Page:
Playing hardball at the ballot box 

The election may be over, but the bitter taste remains. No, I’m not just talking about four more years of Bush, although that is more than enough to turn my stomach. What really makes this whole thing hard to swallow is the increasing evidence that the Bush re-election crew played dirty — again — and it seems the Democrats still haven’t quite figured out how to design a comparable hardball strategy, the type of strategy that aims for the nuts with a sledgehammer.

Although there have been reports — and a lawsuit filed by Michigan Republican Party officials — alleging that Republican poll watchers in Detroit were wrongfully harassed and prevented from legally monitoring the voting process, I have a hard time believing that poor defenseless Republican vote challengers (many of whom drove several hours to make sure we nigras didn’t succumb to our natchul tendencies to do wrong) were mindlessly harassed for no reason as they politely and courteously monitored the polling places. There are more than a handful of documented cases of Republican challengers getting in peoples’ faces, and in Detroit that kind of behavior tends to provoke certain consequences. True enough, there have also been credible reports of Democratic vote challengers harassing Republican voters, but last I heard the Democrats weren’t filing any lawsuits whining about those mean little Republicans.

Anyway, here’s the thing: Until the Democrats regain that vicious, bloodthirsty streak — the kind of streak that placed both Kennedy and Johnson (two completely different people from completely different backgrounds with completely different styles but who shared the pit bull’s instinct for chomping down on the jugular) — in the White House, we might find ourselves shaking our heads and shaking our bloodied fists at God this same time four years from now. No, I’m not suggesting Democrats play dirty (well, not too dirty, anyway) or steal elections. What I am saying is that they need to brush up on their street fighting skills.

The reports are still trickling in, but so far it appears that many in the media were premature in declaring the election free of the kind of irregularities or voter intimidation that we saw in 2000. According to, there were two glaring examples of irregularities, including electronic voting machines in Broward County, Fla., that counted backward as more people voted, and an Ohio suburb that somehow managed to deliver a miraculous total of 4,258 votes for Bush even though only 638 people voted there.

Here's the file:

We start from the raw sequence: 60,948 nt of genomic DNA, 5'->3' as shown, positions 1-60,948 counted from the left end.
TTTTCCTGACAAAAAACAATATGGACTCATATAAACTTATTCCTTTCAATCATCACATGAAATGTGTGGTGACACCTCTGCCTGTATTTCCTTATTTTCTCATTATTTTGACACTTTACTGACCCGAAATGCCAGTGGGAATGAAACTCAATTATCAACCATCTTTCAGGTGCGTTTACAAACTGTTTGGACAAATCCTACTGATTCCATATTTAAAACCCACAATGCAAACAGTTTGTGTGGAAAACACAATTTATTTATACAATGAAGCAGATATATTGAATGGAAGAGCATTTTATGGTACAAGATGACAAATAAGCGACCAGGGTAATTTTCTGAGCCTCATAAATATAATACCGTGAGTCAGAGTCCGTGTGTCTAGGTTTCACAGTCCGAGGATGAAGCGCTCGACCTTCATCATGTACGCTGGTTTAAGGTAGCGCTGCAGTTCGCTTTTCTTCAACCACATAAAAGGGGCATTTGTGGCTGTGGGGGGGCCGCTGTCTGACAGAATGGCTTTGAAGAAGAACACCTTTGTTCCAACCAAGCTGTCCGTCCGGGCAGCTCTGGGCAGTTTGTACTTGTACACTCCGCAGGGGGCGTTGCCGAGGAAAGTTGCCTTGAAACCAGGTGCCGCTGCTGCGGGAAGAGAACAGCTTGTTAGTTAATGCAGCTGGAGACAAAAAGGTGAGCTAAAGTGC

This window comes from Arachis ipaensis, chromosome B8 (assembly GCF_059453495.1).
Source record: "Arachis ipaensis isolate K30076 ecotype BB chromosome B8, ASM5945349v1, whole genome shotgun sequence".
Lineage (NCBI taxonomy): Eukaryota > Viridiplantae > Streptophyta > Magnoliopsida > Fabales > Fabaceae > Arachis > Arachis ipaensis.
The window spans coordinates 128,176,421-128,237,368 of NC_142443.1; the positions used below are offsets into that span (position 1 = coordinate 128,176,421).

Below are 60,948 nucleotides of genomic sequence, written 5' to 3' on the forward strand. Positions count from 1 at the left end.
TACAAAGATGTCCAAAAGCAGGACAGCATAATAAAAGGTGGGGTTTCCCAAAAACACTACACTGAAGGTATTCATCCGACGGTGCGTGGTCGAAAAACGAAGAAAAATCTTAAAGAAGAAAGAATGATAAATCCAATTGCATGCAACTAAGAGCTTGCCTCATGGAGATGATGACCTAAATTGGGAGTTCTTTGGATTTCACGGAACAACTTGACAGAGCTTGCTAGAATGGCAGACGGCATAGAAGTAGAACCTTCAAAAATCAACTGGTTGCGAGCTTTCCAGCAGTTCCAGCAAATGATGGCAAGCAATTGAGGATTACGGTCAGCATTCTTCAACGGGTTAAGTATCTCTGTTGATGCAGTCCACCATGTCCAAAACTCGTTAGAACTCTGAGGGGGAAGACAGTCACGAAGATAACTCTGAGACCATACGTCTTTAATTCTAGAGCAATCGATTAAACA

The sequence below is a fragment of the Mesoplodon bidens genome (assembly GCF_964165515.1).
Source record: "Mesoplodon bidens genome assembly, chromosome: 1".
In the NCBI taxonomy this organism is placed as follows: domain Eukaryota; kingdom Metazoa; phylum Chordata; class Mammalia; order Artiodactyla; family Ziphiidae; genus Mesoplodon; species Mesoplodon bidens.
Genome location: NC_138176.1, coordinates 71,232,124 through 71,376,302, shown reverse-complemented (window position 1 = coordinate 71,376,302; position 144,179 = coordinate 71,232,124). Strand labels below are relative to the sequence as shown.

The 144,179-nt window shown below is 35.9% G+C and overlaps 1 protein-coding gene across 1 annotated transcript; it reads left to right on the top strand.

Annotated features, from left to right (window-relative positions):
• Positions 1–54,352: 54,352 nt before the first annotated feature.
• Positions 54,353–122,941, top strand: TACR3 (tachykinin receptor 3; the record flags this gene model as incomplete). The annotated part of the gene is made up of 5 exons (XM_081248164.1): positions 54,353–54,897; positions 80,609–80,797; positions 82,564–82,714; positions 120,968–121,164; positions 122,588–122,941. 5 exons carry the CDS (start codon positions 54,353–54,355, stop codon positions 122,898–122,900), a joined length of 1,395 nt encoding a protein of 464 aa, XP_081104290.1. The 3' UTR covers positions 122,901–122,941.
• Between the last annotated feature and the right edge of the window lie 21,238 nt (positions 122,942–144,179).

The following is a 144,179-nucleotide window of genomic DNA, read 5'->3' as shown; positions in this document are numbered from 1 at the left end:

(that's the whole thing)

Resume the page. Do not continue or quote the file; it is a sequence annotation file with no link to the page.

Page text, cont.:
And there’s more.

According to an Associated Press story, hundreds of irregularities affecting poor and minority voters were documented by the national voting rights group Count Every Vote 2004, an organization formed after the 2000 election to better protect the voting rights of “the marginalized sectors of the population.” Honorary co-chairs of the organization include the entertainer-activists Harry Belafonte and Danny Glover, and the Rev. C.T. Vivian, one of the civil rights movement’s most prominent members. According to Count Every Vote, the irregularities ranged from outright intimidation at the polls to faulty voting machines and excessively long lines that discouraged some from voting.

It may be weeks or more before the full range of shenanigans comes to light — and by then it won’t make much difference or many headlines anyway. But for those committed enough to follow the story, the results should spur a movement to be properly prepared come 2008. As the old saying goes, success is the best revenge, and the best hope for success is preparation long in advance.

On the local scene, some of you may recall an earlier column featuring Detroit-area activist Tom Kline, who has been involved in the ElectionProtection group’s effort to guard against voter intimidation at the polls. I recently received a call from Kline, who informed me that he and a friend involved in the poll-checking effort in Detroit received a number of reports of voter intimidation.